Skip to main content Accessibility help
Hostname: page-component-558cb97cc8-fjc52 Total loading time: 0.697 Render date: 2022-10-06T08:00:10.442Z Has data issue: true Feature Flags: { "shouldUseShareProductTool": true, "shouldUseHypothesis": true, "isUnsiloEnabled": true, "useRatesEcommerce": false, "displayNetworkTab": true, "displayNetworkMapGraph": true, "useSa": true } hasContentIssue true

5 - Decentralized Rule and Revenue

Published online by Cambridge University Press:  18 February 2019

Jonathan A. Rodden
Stanford University, California
Erik Wibbels
Duke University, North Carolina
Get access


In order to understand the conditions under which decentralization might foster or undermine accountability and good governance, researchers have focused attention on the mechanisms through which local governments are funded. In both observational and quasi-experimental studies, intergovernmental grants appear to be associated with a range of undesirable outcomes. In a smaller group of studies, there is more tentative evidence that efforts at enhanced local revenue mobilization are associated with improvements in governance and citizen engagement. However, in much of the developing world, the conditions for robust local taxation and strong reliance on local revenues to fund local public goods are not met. Spatial income inequality and local political opposition, among other factors, have blocked the development of the local tax base. Academics, governments, and aid practitioners still have much to learn about 1) the conditions under which local taxation can be successfully expanded and 2) the best ways to improve the distribution and oversight of intergovernmental grants so as to reduce corruption and inefficiency. The challenges can be met through a collaborative research agenda that embeds learning opportunities in aid programming and government reforms from their inception.
Decentralized Governance and Accountability
Academic Research and the Future of Donor Programming
, pp. 91 - 114
Publisher: Cambridge University Press
Print publication year: 2019

Access options

Get access to the full version of this content by using one of the access options below. (Log in options will check for institutional or personal access. Content may require purchase if you do not have access.)


Ambrosanio, Maria Flavia, and Bordignon, Massimo, 2006. “Normative versus Positive Theories of Revenue Assignments in Federations.” In Ahmad, Ehtisham and Brosio, Giorgio (eds.), Handbook of Fiscal Federalism. Cheltham: Edward Elgar, 306338.Google Scholar
Aragon, Fernando. 2013. “Local Spending, Transfers, and Costly Tax Collection.” National Tax Journal 66(2): 343370.CrossRefGoogle Scholar
Athanassopoulos, Antreas, and Triantis, Konstantino. 1998. “Assessing Aggregate Cost Efficiency and the Related Policy Implications for Greek Local Municipalities.” INFOR 36(3): 6683.Google Scholar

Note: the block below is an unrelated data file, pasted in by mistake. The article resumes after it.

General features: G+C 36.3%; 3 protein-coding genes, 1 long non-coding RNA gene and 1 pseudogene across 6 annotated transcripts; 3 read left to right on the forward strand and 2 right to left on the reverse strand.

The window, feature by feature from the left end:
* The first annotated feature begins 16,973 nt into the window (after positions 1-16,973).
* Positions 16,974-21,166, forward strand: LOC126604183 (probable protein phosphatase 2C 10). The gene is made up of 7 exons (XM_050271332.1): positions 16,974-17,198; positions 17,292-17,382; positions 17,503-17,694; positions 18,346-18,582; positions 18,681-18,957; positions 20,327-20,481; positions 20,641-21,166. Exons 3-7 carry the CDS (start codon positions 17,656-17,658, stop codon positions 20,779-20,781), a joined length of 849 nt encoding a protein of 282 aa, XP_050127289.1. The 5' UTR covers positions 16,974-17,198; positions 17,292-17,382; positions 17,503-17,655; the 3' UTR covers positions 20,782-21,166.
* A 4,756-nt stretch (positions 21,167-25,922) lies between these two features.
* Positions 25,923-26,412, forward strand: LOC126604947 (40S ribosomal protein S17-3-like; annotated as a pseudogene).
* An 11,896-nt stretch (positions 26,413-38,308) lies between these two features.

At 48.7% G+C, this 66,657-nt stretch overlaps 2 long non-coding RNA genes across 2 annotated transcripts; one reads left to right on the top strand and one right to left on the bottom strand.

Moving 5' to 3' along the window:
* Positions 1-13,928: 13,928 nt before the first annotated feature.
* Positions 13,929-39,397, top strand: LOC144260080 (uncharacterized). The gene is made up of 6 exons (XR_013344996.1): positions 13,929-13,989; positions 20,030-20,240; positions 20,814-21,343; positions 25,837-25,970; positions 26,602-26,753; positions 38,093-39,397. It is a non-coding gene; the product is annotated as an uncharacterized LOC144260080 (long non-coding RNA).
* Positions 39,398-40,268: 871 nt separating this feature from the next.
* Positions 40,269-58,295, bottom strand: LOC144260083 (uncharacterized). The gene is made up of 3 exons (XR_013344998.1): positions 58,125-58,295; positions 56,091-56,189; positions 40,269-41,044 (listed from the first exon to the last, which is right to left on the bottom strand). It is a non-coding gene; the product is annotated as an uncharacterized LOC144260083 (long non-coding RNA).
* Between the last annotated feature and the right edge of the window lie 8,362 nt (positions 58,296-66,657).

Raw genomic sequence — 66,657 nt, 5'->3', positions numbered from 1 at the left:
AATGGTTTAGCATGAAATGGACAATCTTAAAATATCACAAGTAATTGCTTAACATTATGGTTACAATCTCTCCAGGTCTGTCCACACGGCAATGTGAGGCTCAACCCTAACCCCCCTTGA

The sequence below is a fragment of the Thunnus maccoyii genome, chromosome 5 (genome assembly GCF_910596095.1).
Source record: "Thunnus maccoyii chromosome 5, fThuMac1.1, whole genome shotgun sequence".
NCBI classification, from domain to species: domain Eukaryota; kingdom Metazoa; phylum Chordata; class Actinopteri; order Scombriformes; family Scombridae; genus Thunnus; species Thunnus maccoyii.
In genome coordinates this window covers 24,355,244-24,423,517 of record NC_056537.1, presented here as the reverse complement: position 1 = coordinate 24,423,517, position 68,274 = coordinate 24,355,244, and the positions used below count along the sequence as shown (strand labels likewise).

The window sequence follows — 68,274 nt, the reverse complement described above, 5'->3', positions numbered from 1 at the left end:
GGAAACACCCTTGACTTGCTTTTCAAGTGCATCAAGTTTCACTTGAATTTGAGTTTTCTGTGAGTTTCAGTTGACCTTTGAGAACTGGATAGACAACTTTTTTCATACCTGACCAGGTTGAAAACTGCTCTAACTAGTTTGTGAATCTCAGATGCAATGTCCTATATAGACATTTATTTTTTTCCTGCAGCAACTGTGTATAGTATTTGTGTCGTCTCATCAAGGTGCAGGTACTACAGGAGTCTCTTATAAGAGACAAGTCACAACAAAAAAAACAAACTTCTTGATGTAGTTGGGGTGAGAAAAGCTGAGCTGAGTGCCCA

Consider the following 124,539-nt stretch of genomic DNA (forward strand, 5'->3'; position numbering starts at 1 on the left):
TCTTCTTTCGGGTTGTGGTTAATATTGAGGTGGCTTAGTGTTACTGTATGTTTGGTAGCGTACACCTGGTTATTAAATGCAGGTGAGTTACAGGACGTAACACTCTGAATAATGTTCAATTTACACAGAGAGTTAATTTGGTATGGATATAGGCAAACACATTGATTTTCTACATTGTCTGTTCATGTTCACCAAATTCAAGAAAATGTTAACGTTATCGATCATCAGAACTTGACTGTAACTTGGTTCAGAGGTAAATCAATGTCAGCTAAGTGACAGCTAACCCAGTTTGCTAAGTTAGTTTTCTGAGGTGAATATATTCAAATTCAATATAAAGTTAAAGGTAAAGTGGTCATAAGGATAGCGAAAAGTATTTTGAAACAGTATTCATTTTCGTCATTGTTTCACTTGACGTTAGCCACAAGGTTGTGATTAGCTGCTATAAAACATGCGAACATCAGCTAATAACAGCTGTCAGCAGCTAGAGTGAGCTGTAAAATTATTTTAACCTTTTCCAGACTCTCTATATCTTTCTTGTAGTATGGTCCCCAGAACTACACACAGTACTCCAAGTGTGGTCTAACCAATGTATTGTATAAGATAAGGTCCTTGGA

Bahl, Roy W., and Linn, Johannes F.. 1992. Urban Public Finance in Developing Countries. Oxford: Oxford University Press.Google Scholar
Balaguer-Coll, Maria, Prior-Jimenez, Diego, and Vela-Bargues, Jose. 2002. Efficiency and Quality in Local Government Management. The Case of Spanish Local Authorities, Universitat Autònoma de Barcelona, WP 2002/2.
Barkan, Joel, and Holmquist, Rank. 1989. “Peasant-State Relations and the Social Base of Self-Help in Kenya.” World Politics 41(3): 359380.CrossRefGoogle Scholar
Berry, Christopher, and Fowler, James. 2016. “Cardinals or Clerics? Congressional Committees and the Distribution of Pork.” American Journal of Political Science 60(3): 692708.CrossRefGoogle Scholar
Bird, Richard. 2010. “Subnational Taxation in Developing Countries: A Review of the Literature.” Journal of International Commerce, Economics and Policy 2(1): 139161.CrossRefGoogle Scholar
Bloechlinger, Hansjoerg, and King, David. 2006. “Less Than You Thought: The Fiscal Autonomy of Sub-Central Governments.” OECD Economic Studies 43(2): 155188.Google Scholar
Boadway, Robin, and Shah, Anwar. 2007. Intergovernmental Fiscal Transfers: Principles and Practice. Washington, DC: World Bank Publications.Google Scholar
Brennan, Geoffrey, and Buchanan, James. 1980. The Power to Tax: Analytic Foundations of a Fiscal Constitution. Cambridge: Cambridge University Press.Google Scholar
Brollo, Fernanda, Nannicini, Tommaso, Perotti, Roberto, and Tabellini, Guido. 2013. “The Political Resource Curse.” American Economic Review, 103(5): 17591796.CrossRefGoogle Scholar
Bruekner, Jan. 2009. “Partial Fiscal Decentralization.” Regional Science and Urban Economics 39(1): 2332.CrossRefGoogle Scholar
Buchanan, James, and Wagner, Richard. 1977. Democracy in Deficit: The Political Legacy of Lord Keynes. Indianapolis, IN: Liberty Fund.Google Scholar
Cabral, Marika, and Hoxby, Caroline. 2015. “The Hated Property Tax: Salience, Tax Rates, and Tax Revolts.” NBER Working Paper no. 18514.
Careaga, Maite, and Weingast, Barry R.. 2003. “Fiscal Federalism, Good Governance, and Economic Growth in Mexico,” in Rodrik, Dani (ed.), In Search of Prosperity: Analytic Narratives on Economic Growth. Princeton, NJ: Princeton University Press.Google Scholar
Caselli, Francesco, and Michaels, Guy. 2013. “Do Oil Windfalls Improve Living Standards? Evidence from Brazil.” American Economic Journal: Applied Economics 5(1): 208238.Google Scholar
Dahlberg, Matz, Mörk, Eva, Rattsø, Jørn, and Hanna, Ågren. 2006. “Using a Discontinuous Grant Rule to Identify the Effect of Grants on Local Taxes and Spending.” Journal of Public Economics 92(12): 23202335.CrossRefGoogle Scholar
Dahlby, Bev, and Ferede, Ergete. 2016. “The Stimulative Effects of Intergovernmental Grants and the Marginal Cost of Public Funds.” International Tax and Public Finance 23(1): 114139.CrossRefGoogle Scholar
De Borger, Bruno, and Kerstens, Kristiaan. 1996. “Cost Efficiency of Belgian Local Governments: A Comparative Analysis of FDH, DEA, and Econometric Approaches.” Regional Science and Urban Economics 26(2): 145170.CrossRefGoogle Scholar
Desai, Raj, Freinkman, Lev, and Goldberg, Itzhak. 2005. “Fiscal Federalism in Rentier Regions: Evidence from Russia.” Journal of Comparative Economics 33(4): 814834.CrossRefGoogle Scholar